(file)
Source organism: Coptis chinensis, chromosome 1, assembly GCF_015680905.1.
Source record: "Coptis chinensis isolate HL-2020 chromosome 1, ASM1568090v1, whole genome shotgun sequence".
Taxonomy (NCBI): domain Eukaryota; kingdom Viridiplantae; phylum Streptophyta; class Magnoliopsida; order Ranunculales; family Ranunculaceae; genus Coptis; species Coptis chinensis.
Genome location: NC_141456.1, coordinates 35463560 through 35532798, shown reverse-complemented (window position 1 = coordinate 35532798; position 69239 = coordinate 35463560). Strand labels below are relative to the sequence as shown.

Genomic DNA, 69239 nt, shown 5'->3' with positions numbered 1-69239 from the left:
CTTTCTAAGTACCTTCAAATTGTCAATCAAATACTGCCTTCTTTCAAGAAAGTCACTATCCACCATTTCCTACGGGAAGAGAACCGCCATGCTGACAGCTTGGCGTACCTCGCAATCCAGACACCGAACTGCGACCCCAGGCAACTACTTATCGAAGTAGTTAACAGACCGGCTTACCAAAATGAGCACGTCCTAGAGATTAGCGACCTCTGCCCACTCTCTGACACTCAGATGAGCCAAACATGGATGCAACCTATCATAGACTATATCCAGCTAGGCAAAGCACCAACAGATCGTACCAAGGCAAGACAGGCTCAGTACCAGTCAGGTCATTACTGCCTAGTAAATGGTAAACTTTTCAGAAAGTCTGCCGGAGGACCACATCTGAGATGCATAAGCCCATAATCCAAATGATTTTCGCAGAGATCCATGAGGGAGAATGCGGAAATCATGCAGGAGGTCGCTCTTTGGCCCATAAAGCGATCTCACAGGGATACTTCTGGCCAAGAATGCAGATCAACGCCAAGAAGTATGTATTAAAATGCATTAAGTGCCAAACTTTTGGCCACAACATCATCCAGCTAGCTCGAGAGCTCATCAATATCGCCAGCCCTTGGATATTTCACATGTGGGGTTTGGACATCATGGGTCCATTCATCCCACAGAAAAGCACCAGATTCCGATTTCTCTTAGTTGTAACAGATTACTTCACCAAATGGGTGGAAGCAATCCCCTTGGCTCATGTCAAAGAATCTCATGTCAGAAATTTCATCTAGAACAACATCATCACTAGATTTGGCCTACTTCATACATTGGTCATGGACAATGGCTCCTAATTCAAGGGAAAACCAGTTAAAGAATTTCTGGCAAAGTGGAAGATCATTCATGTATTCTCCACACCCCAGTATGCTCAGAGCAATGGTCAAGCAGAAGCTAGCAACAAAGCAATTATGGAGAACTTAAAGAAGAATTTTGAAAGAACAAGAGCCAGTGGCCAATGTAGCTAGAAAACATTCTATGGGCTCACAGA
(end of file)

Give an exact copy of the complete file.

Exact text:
Source organism: Coptis chinensis, chromosome 1, assembly GCF_015680905.1.
Source record: "Coptis chinensis isolate HL-2020 chromosome 1, ASM1568090v1, whole genome shotgun sequence".
Taxonomy (NCBI): domain Eukaryota; kingdom Viridiplantae; phylum Streptophyta; class Magnoliopsida; order Ranunculales; family Ranunculaceae; genus Coptis; species Coptis chinensis.
Genome location: NC_141456.1, coordinates 35463560 through 35532798, shown reverse-complemented (window position 1 = coordinate 35532798; position 69239 = coordinate 35463560). Strand labels below are relative to the sequence as shown.

Genomic DNA, 69239 nt, shown 5'->3' with positions numbered 1-69239 from the left:
CTTTCTAAGTACCTTCAAATTGTCAATCAAATACTGCCTTCTTTCAAGAAAGTCACTATCCACCATTTCCTACGGGAAGAGAACCGCCATGCTGACAGCTTGGCGTACCTCGCAATCCAGACACCGAACTGCGACCCCAGGCAACTACTTATCGAAGTAGTTAACAGACCGGCTTACCAAAATGAGCACGTCCTAGAGATTAGCGACCTCTGCCCACTCTCTGACACTCAGATGAGCCAAACATGGATGCAACCTATCATAGACTATATCCAGCTAGGCAAAGCACCAACAGATCGTACCAAGGCAAGACAGGCTCAGTACCAGTCAGGTCATTACTGCCTAGTAAATGGTAAACTTTTCAGAAAGTCTGCCGGAGGACCACATCTGAGATGCATAAGCCCATAATCCAAATGATTTTCGCAGAGATCCATGAGGGAGAATGCGGAAATCATGCAGGAGGTCGCTCTTTGGCCCATAAAGCGATCTCACAGGGATACTTCTGGCCAAGAATGCAGATCAACGCCAAGAAGTATGTATTAAAATGCATTAAGTGCCAAACTTTTGGCCACAACATCATCCAGCTAGCTCGAGAGCTCATCAATATCGCCAGCCCTTGGATATTTCACATGTGGGGTTTGGACATCATGGGTCCATTCATCCCACAGAAAAGCACCAGATTCCGATTTCTCTTAGTTGTAACAGATTACTTCACCAAATGGGTGGAAGCAATCCCCTTGGCTCATGTCAAAGAATCTCATGTCAGAAATTTCATCTAGAACAACATCATCACTAGATTTGGCCTACTTCATACATTGGTCATGGACAATGGCTCCTAATTCAAGGGAAAACCAGTTAAAGAATTTCTGGCAAAGTGGAAGATCATTCATGTATTCTCCACACCCCAGTATGCTCAGAGCAATGGTCAAGCAGAAGCTAGCAACAAAGCAATTATGGAGAACTTAAAGAAGAATTTTGAAAGAACAAGAGCCAGTGGCCAATGTAGCTAGAAAACATTCTATGGGCTCACAGA